Task force wrapping up work on Madison's tree canopy

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MADISON, Wis. (AP) — A task force that has been at work for a year will soon have recommendations for preserving, diversifying and expanding Madison's tree canopy.

A healthy tree canopy can improve aesthetics, remove air pollutants, lower home heating and cooling costs, and raise property values, City Forester Marla Eddy told the Wisconsin State Journal.

"This process has brought a healthy focus on the importance of the urban canopy," Parks Superintendent Eric Knepp said. "There are a lot of things the community can look at."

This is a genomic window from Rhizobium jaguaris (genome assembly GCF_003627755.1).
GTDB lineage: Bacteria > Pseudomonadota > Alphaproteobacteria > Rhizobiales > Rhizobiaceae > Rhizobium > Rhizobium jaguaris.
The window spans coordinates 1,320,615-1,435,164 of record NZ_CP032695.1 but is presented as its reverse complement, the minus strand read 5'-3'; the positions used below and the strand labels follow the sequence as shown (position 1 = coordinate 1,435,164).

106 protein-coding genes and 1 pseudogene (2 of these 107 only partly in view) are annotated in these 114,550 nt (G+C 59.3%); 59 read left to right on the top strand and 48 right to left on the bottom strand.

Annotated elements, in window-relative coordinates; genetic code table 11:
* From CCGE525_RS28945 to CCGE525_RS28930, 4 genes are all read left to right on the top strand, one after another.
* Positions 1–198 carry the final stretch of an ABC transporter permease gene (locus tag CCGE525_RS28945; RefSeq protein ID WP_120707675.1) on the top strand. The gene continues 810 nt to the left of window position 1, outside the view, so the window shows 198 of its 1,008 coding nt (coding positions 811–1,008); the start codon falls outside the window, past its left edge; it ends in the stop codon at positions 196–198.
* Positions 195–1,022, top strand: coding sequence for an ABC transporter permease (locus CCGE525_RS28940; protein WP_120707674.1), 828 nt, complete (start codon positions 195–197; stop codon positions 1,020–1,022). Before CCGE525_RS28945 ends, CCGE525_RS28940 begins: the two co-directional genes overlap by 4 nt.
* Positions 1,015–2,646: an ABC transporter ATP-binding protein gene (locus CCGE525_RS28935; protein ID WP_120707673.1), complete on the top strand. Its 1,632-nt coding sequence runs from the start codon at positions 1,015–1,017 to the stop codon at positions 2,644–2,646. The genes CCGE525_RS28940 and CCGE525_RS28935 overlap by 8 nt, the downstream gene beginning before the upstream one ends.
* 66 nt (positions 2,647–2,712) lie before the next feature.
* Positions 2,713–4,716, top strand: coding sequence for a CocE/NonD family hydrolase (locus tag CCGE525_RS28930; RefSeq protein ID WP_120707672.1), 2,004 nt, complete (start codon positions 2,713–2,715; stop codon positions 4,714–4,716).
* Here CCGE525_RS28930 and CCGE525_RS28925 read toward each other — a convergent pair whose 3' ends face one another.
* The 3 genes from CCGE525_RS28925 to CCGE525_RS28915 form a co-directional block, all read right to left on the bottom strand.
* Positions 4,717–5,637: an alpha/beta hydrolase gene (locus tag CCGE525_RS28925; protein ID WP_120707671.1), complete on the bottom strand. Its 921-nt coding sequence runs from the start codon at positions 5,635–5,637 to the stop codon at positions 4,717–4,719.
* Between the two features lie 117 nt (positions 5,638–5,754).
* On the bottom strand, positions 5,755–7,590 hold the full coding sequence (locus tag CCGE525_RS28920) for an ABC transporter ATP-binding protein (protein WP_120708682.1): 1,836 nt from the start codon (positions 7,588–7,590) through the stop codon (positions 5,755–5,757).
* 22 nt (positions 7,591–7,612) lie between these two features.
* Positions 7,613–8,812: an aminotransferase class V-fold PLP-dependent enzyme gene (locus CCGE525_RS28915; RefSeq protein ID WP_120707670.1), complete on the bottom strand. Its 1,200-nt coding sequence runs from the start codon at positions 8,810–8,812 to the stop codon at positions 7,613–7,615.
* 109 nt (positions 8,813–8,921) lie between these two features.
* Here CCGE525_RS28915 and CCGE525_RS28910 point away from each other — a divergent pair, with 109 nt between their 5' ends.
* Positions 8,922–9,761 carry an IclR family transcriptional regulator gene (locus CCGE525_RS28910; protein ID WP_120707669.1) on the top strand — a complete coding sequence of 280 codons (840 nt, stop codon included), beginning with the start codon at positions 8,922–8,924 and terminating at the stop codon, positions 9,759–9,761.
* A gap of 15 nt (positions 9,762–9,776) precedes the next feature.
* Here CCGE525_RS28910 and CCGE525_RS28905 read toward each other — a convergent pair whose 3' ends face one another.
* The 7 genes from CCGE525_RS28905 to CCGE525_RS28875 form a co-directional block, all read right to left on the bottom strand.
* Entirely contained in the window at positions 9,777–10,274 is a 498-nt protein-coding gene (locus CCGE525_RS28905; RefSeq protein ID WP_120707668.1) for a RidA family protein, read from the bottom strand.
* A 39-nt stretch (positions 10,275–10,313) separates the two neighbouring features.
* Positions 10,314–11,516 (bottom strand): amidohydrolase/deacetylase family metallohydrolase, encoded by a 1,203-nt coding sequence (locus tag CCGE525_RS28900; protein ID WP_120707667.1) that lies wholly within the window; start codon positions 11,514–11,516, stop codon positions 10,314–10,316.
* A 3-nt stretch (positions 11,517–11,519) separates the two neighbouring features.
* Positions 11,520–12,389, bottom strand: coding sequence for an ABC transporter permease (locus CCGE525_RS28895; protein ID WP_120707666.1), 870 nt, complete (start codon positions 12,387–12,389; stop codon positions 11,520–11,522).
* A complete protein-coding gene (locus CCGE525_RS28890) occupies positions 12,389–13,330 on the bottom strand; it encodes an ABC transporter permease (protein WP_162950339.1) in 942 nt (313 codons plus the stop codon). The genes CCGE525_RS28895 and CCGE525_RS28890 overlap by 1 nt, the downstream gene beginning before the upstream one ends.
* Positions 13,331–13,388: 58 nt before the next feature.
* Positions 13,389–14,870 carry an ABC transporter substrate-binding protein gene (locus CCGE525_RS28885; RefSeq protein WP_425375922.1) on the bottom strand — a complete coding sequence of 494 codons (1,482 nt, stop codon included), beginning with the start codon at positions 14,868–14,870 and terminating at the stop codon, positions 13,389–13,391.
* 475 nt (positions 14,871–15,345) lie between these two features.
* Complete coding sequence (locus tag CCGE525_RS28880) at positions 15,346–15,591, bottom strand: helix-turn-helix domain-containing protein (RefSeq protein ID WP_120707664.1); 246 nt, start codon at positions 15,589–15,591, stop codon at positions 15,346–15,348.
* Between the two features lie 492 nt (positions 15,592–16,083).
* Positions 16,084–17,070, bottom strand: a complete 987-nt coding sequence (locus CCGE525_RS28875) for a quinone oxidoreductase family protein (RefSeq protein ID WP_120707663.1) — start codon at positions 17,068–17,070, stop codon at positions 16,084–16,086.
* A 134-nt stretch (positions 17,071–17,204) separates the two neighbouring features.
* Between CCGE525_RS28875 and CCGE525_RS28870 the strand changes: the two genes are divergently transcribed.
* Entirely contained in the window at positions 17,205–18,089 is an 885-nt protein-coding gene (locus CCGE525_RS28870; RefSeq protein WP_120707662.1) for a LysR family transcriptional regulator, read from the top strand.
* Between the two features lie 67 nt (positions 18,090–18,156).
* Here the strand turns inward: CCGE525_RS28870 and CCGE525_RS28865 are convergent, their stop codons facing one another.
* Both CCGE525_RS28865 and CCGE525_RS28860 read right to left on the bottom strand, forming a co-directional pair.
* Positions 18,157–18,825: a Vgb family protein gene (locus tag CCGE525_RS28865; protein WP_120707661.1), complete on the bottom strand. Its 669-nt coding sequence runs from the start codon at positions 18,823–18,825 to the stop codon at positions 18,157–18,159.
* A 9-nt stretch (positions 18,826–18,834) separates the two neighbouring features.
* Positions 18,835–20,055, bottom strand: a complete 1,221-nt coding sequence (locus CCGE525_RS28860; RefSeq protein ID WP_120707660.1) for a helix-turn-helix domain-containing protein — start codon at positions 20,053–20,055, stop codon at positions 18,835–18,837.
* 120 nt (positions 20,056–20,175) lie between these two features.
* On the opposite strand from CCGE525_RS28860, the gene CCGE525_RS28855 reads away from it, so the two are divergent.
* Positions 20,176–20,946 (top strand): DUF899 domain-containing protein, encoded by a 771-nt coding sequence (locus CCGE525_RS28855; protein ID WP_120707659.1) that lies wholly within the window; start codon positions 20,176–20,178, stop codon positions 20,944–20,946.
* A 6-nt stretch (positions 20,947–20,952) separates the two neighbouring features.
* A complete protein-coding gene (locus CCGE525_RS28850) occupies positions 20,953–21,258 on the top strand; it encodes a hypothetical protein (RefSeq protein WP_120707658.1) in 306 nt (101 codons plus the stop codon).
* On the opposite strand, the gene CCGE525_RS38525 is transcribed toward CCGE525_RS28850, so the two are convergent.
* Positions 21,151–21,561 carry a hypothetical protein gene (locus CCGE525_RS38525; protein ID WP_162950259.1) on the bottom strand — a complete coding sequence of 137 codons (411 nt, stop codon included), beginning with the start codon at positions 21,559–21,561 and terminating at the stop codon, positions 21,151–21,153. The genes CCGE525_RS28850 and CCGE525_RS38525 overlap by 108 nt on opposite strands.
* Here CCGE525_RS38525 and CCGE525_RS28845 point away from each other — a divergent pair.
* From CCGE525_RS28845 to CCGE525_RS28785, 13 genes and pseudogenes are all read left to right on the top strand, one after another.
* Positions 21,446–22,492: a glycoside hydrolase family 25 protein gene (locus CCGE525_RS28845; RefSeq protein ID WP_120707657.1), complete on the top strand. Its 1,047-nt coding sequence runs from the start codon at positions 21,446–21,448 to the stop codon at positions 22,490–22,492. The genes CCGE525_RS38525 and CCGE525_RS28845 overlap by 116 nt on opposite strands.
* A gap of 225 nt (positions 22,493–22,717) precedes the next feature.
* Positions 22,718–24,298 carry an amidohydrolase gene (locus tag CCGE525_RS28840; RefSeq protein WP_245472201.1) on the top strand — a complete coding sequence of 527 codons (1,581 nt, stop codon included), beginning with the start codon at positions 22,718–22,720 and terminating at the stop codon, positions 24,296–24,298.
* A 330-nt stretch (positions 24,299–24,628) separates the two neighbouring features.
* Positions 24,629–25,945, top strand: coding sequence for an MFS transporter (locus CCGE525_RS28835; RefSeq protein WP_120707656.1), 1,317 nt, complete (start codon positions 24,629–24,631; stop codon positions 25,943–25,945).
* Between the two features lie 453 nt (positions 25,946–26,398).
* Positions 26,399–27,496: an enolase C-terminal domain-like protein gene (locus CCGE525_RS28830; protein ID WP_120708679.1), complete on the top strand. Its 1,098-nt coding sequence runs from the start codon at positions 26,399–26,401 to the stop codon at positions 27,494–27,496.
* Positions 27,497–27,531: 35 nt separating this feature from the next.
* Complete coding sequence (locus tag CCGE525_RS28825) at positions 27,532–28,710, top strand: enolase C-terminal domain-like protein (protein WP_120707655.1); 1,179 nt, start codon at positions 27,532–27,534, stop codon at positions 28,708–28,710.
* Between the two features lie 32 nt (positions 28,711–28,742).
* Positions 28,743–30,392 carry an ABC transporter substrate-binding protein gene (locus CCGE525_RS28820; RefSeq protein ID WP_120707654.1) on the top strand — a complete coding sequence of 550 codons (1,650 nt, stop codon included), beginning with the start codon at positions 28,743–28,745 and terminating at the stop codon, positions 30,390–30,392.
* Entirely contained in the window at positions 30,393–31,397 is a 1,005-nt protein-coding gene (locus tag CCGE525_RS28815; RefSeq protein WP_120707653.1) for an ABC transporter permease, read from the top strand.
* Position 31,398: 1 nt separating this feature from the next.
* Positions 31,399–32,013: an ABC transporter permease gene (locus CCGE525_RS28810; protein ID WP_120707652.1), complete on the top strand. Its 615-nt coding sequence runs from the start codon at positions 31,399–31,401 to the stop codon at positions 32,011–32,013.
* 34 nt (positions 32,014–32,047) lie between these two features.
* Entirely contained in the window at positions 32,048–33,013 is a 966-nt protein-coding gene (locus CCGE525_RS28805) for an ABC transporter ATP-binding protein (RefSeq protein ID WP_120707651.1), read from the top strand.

The nine-member Urban Forestry Task Force has been reviewing the entire urban forest, including publicly and privately owned trees. It's been looking at numerous ideas, such as requiring at least one tree be planted on new single-family lots and burying more overhead power lines.

"Some of the recommendations will require funding, others won't," said task force chairman Jeremy Kane, a private arborist and director of the nonprofit Urban Tree Alliance.

The capital city has a significant urban canopy, with about 100,000 trees on street terraces and at least that many in parks, accounting for about 20 percent of the urban forest. However, the city has challenges with some tree species and uneven coverage, according to Knepp and Kane.

"We need to see a growing canopy," Kane said. "Part of that happening is citizen commitment and citizen interest. This is a step in a larger process that's going to happen."

The task force should have final recommendations for city committees and City Council consideration early next year, Kane said.

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